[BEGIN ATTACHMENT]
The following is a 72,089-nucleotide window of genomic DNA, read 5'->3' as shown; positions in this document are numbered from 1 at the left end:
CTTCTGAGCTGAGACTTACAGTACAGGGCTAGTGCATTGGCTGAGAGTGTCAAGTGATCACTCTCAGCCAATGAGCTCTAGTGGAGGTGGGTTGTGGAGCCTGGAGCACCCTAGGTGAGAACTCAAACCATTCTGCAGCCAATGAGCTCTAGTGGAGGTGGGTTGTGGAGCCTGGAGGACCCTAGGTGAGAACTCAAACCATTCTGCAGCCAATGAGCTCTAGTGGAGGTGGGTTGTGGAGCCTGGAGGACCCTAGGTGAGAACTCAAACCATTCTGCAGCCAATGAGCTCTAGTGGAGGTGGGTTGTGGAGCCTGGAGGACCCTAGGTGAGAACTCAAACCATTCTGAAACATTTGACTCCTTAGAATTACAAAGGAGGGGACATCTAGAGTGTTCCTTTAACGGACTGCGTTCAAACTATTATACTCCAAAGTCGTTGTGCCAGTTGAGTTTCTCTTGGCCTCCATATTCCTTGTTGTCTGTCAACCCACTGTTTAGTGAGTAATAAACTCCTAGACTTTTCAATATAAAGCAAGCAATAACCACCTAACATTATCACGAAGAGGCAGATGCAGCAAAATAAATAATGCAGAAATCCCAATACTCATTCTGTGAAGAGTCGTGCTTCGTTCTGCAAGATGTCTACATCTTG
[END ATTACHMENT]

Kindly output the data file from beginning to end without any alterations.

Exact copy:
The following is a 72,089-nucleotide window of genomic DNA, read 5'->3' as shown; positions in this document are numbered from 1 at the left end:
CTTCTGAGCTGAGACTTACAGTACAGGGCTAGTGCATTGGCTGAGAGTGTCAAGTGATCACTCTCAGCCAATGAGCTCTAGTGGAGGTGGGTTGTGGAGCCTGGAGCACCCTAGGTGAGAACTCAAACCATTCTGCAGCCAATGAGCTCTAGTGGAGGTGGGTTGTGGAGCCTGGAGGACCCTAGGTGAGAACTCAAACCATTCTGCAGCCAATGAGCTCTAGTGGAGGTGGGTTGTGGAGCCTGGAGGACCCTAGGTGAGAACTCAAACCATTCTGCAGCCAATGAGCTCTAGTGGAGGTGGGTTGTGGAGCCTGGAGGACCCTAGGTGAGAACTCAAACCATTCTGAAACATTTGACTCCTTAGAATTACAAAGGAGGGGACATCTAGAGTGTTCCTTTAACGGACTGCGTTCAAACTATTATACTCCAAAGTCGTTGTGCCAGTTGAGTTTCTCTTGGCCTCCATATTCCTTGTTGTCTGTCAACCCACTGTTTAGTGAGTAATAAACTCCTAGACTTTTCAATATAAAGCAAGCAATAACCACCTAACATTATCACGAAGAGGCAGATGCAGCAAAATAAATAATGCAGAAATCCCAATACTCATTCTGTGAAGAGTCGTGCTTCGTTCTGCAAGATGTCTACATCTTG